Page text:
On Monday 19th October 1987 equity stock prices in Hong Kong started falling dramatically, spreading through all the markets in the world during that day. By the end of ‘black Monday’ the Dow Jones Industrial Average had dropped 22.61%.66 Within the next 10 days almost 50% of the value of the world’s equities had been eroded. There is a great deal of debate about what caused the crash, although once it started electronic trading and psychological factors contributed to the downward momentum. The effect of the crash was to severely financially strain business in repaying extremely large loans due to relatively liberal lending regime of the 1980s by banks and other financial institutions. This led many firms into bankruptcy and liquidation putting strain on banks, finally leading to a major recession in 1990. One of the legacies of the 1980s was that leveraging would be more conservative in the next decade.

7. The 1990s

The 1990s was the decade where new mass technologies began to embrace peoples’ lives. There was a rapid transformation from things mechanical, to analogue, and to digital. Cell phones transformed from something a high placed executive would use at the beginning of the decade to a means of communication for the masses by the end of the decade. The World Wide Web emerged for public use in the early 1990s and by the year 2000, almost 50% of western households had access to it. This was supported by a rapid improvement in the speed and capacity of modems and communication transmission lines during the decade. Satellite television also emerged bringing programming around the world in a way that had never happened before.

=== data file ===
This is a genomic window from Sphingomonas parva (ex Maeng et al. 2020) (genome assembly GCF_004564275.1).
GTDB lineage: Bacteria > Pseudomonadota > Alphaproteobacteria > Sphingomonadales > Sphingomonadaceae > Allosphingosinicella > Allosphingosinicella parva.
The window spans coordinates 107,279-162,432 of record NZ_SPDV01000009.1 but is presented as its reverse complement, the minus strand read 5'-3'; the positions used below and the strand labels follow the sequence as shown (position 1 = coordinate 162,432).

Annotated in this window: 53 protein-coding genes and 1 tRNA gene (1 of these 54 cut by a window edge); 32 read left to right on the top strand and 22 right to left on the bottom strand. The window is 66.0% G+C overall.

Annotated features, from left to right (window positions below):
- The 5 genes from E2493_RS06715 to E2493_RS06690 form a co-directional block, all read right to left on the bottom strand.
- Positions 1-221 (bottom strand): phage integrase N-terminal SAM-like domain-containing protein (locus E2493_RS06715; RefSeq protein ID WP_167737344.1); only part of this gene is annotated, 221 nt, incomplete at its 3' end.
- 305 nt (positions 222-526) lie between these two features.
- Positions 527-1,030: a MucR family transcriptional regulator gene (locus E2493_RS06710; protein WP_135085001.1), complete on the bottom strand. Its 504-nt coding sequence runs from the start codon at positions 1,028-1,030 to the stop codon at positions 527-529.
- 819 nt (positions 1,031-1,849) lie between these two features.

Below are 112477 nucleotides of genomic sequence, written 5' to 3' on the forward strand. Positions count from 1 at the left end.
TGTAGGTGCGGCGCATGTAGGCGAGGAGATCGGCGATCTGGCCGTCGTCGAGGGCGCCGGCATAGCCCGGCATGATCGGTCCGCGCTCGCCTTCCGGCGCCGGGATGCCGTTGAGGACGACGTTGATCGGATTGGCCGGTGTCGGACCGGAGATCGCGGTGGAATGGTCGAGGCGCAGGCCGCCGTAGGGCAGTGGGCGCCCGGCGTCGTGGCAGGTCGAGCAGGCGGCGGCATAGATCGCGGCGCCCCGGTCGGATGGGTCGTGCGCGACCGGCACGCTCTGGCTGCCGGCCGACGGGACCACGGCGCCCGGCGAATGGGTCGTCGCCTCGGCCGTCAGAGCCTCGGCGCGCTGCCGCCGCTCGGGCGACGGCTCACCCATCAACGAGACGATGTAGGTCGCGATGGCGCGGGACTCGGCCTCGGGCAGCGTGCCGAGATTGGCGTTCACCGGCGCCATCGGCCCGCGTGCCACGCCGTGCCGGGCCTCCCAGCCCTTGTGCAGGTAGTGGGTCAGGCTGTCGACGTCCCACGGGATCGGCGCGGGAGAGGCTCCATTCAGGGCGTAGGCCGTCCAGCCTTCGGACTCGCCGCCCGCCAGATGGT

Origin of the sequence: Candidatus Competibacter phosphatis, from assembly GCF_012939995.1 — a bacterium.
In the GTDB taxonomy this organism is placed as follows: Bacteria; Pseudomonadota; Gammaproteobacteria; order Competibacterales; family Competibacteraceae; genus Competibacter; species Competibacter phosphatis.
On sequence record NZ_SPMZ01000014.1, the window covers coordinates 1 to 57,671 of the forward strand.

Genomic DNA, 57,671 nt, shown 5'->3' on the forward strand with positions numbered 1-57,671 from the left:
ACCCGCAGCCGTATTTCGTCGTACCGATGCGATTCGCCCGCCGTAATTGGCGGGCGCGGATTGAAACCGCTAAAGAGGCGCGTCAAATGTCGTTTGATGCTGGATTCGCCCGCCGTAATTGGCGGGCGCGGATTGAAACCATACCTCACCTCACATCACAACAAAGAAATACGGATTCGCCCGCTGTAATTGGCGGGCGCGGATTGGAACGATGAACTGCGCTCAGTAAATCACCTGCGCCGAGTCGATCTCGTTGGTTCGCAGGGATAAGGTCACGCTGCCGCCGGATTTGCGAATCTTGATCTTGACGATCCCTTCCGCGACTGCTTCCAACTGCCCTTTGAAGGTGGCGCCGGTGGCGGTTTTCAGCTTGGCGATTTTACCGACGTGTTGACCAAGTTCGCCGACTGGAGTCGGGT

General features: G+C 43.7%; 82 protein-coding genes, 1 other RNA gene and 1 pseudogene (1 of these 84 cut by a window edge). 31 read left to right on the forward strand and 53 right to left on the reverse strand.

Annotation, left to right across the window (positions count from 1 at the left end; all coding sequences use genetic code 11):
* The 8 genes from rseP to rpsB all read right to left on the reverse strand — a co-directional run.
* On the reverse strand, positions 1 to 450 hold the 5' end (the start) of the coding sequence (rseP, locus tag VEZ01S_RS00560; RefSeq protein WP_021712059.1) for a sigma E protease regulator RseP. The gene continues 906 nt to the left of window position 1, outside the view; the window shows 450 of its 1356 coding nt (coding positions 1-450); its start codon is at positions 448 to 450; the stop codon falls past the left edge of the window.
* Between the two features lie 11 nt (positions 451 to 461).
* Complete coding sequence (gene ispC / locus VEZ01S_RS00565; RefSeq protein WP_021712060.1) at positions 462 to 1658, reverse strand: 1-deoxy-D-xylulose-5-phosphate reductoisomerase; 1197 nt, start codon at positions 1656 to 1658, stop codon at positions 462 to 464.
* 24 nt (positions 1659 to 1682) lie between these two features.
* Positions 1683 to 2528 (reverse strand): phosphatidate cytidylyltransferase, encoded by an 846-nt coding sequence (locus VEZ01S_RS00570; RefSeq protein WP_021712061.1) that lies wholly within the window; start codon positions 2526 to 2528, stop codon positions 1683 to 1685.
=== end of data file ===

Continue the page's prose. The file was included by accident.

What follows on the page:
The phenomena called globalism was felt much more in the 1990s with better air transport, media communications, multinational brand presence, and the quicker transfer of cultural and counter-cultural artifacts between countries and regions. Individualism became much more prevalent in western cultures, where through rapid portrayal in the media also followed in major urban centers around the world. Urban youth domed tattoos, body piercing, and retro fashion of the ‘sixties’ and ‘seventies’ creating urban counter-cultures all over the world. New interests emerged in extreme sports and outdoor activities like marathon running, triathlons, and bicycle riding. The baby-boom generation was reaching their forties and companies targeted products at this demographic group because of their relatively large incomes. Some radio stations also focused on the generation by presenting rock and roll and easy listening formats. Market opportunities moved with this demographic. The 1990s also saw strict ethics regarding sexual harassment and there was a general rise in the power of women in both business and politics. Prize money in major sporting events like tennis became equal for the men’s and women’s competitions.

The fall of the Soviet Union led to a global political realignment with the American intelligence and military complex without an enemy to focus their activity upon, until Saddam Hussein, strapped for cash after the Iran-Iraq war invaded Kuwait. The military would see action a number of times during the decade in regional and localized conflicts. Parts of Europe, the United States, and Australia drifted into the post industrial economy stage of development with East Asian economies steadily reaching a high standard of living during the decade.